Legacy Kitchen

The Malle W. Trousseau collects culinary tools you’d be proud to hand down.

(page 2 of 2)

The Malle represents a very personal view of the kitchen— a place where both artistry and robust work have their place. The peelers, for instance, come in three varieties: one for hardy vegetables like potatoes and carrots, another for the thin sheaths of tomatoes and kiwis, and the last one to make delicate vegetable noodles. The dramatic red apron, on the other hand, is not made from cloth, but out of leather. “It was inspired by a blacksmith’s apron,” Mathez says. “I feel very protected in it, it’s like a second skin.”

5 “I found these Shun knives in Tokyo two years ago. I also found out that one of the biggest chefs in France, Michel Bras, makes his knives with the same company that makes these.”

 

6 This chicken cooker “is a very strange object,” Mathez says. “It comes from Germany, and it makes a perfect roasted chicken.”

 

7 This skimmer and ladle are made by Mauviel. “The copper is a throw-back to the traditional French way of cooking.”

 

8 “You always need several dishcloths in a kitchen,” Mathez says. “These are a mix of hemp and linen. Hemp is a very strong and absorbent material, stronger than cotton or linen.”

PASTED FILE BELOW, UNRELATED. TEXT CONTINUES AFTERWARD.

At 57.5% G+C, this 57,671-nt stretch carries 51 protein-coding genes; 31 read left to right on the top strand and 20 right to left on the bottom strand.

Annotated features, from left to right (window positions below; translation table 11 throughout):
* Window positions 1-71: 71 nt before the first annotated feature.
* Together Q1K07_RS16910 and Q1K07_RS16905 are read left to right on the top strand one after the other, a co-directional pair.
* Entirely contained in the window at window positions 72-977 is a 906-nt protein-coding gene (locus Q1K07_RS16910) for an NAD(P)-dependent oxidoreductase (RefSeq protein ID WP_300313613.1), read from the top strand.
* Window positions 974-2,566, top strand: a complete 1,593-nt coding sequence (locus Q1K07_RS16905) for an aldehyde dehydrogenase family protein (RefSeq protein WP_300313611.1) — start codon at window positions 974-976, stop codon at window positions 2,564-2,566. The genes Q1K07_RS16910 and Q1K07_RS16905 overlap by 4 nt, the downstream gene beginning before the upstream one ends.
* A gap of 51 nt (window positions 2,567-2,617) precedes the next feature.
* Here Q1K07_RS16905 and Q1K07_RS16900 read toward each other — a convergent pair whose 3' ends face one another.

It was this mix that caught the eye of Emmanuel Plat, the director of merchandising at the retail division of New York’s Museum of Modern Art, where the Malle W. Trousseau will be sold exclusively in the U.S. this fall. “It was a blend of design classics, humble masterpieces of design, and very practical and basic products,” he says, an approach that echoes the museum’s own curatorial approach. For those of us who might balk at the $5,800 price tag, some pieces in the set—like the Sarpaneva casserole—are available at the store, while Mathez is offering six other hard-to-find items online. But Plat tends to view the Malle as an investment, in both financial and emotional terms. “These objects are timeless,” he says. “They’re not going to go out of style. They can withstand the passage of time, stay with you through your life, and be passed on to another generation.”

9 These three vegetable peelers, each with a specific function, are also sold as a separate collection. “They come from a Swiss company that has been making them since 1947,” she says. “It’s a classic example of good design. I once spoke to a lady who used them for thirty years.”

 

10 Professional cooks in France use this 8-liter aluminum colander. “It’s light, stable, and large enough. I always find other colanders too small.”

 

Add your comment:
Advertisement
Advertisement
Advertisement
Advertisement
Advertisement
Advertisement